Recent photos show work being wrapped up on the conversion of The Loop‘s Marshall Field & Company building at 24 E Washington Street. When complete it will house new office space in the top six levels of its 13 floors.
The overall building was built in multiple stages up until 1914, by then spanning an entire city block. The central 13-story granite section was designed by Chicago’s prolific Daniel Burnham, which itself was completed in two phases in 1902 and 1906. Given the structure’s overall landmark status, the conversion largely retains the original exterior.
Today, 24 E Washington Street primarily houses Macy’s Chicago flagship store. Beyond Macy’s, the vicinity around the project includes a high density of retail options like Sephora, Nordstrom Rack, and the Block 37 mall. Additionally, Jewelers Row with a variety of retail options can be found just to the east of the building along S Wabash Avenue. Bus access includes multiple routes at the adjacent Washington & State intersection. There is also a selection of CTA L transit options nearby, including Washington/Wabash station just adjacent to the property, serviced by the Brown, Green, Orange, Pink, and Purple Lines. Further from the site is Washington station serviced by the Blue Line, as well as Lake station serviced by the Red Line.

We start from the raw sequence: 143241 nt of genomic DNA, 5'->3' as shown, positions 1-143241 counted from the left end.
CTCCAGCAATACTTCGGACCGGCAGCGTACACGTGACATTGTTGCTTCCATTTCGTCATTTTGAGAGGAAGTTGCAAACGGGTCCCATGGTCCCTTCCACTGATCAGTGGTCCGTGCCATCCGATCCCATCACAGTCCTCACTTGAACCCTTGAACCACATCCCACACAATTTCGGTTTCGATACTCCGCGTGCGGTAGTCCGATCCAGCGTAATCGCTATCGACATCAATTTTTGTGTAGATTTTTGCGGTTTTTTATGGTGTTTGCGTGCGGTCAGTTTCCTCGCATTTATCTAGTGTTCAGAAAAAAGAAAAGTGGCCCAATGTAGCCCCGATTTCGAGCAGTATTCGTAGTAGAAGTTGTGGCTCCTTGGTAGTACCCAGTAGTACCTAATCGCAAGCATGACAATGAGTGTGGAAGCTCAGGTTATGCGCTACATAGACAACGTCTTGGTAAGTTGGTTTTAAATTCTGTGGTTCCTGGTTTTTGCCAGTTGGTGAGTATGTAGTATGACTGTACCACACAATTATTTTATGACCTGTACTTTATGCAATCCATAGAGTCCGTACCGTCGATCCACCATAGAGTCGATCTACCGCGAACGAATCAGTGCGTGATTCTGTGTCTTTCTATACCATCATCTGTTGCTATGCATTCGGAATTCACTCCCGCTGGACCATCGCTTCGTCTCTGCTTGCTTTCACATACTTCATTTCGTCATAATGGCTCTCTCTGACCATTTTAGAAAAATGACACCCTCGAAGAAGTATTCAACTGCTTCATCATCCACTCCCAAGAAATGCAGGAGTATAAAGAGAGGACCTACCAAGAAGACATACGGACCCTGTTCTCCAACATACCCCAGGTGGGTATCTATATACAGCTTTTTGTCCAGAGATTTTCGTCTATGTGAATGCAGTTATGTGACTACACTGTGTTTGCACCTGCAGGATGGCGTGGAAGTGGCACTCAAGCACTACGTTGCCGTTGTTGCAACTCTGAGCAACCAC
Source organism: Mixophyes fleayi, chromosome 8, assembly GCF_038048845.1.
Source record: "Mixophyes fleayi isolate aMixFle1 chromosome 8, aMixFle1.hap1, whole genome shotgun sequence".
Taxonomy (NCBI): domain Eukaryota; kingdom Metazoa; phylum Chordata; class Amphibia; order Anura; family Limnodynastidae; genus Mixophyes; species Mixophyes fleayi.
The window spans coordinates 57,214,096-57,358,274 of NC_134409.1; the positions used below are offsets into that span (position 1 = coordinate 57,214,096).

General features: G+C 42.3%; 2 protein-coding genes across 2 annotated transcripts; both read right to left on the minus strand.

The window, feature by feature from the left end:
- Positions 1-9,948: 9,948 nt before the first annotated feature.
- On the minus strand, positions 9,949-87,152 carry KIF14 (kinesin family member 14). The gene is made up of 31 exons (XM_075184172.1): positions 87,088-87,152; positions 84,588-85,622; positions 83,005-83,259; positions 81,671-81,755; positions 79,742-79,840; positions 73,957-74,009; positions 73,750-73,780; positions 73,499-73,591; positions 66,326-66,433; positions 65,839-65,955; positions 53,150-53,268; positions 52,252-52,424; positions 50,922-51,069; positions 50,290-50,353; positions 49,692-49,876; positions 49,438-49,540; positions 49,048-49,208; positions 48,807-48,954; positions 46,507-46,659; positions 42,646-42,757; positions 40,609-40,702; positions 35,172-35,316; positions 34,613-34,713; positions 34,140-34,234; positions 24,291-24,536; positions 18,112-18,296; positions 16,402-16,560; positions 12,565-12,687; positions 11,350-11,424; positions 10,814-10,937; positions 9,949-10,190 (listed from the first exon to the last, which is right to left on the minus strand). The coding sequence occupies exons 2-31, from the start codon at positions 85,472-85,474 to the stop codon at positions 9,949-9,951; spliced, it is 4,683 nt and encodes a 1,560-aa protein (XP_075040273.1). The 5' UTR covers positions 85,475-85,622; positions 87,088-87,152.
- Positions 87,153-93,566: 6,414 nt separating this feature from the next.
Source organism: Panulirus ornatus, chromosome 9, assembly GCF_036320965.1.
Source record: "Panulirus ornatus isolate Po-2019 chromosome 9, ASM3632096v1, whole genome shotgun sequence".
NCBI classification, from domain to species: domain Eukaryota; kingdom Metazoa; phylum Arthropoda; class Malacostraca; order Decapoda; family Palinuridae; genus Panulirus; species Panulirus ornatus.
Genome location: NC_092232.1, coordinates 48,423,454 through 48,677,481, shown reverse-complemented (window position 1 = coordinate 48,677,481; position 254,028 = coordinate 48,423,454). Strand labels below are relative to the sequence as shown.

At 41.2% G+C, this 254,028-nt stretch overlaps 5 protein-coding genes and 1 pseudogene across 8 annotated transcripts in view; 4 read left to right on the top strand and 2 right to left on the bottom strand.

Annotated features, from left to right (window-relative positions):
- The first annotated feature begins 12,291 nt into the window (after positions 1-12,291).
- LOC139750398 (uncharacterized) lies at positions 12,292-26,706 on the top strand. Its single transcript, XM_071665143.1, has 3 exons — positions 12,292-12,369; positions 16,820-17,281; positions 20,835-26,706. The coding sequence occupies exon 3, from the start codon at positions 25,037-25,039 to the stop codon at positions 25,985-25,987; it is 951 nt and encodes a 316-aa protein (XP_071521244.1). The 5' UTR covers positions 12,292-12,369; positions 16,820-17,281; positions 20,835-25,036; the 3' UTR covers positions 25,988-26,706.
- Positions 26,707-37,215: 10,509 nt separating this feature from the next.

The developer, Brookfield Properties, has carved out and re-designated 740,000 of the structure’s 1.5 million square feet, according to Commercial Property Exectutive. Leasing and marketing firm Telos also indicated that the building will include large floor plates of 110,000-130,000 square feet, as well as amenities that include a private lounge for tenants, a basketball court, a spin room, a garden, a large conference center, a fitness center, and a rooftop terrace.
Lamar Johnson Collaborative is behind the designs of the conversion. The firm’s principle domain for this project is the interior, which includes classical inspiration of the building and neighborhood, integrated with modern finishes to create a well-rounded design that both reflects and complements the original classical revivalist style.
Clayco is the general contractor for the project, which was initially poised to cost “hundreds of millions” of dollars, according to the Chicago Tribune. While construction was originally expected to be completed in the first quarter of 2020, the project’s full delivery was pushed back several months.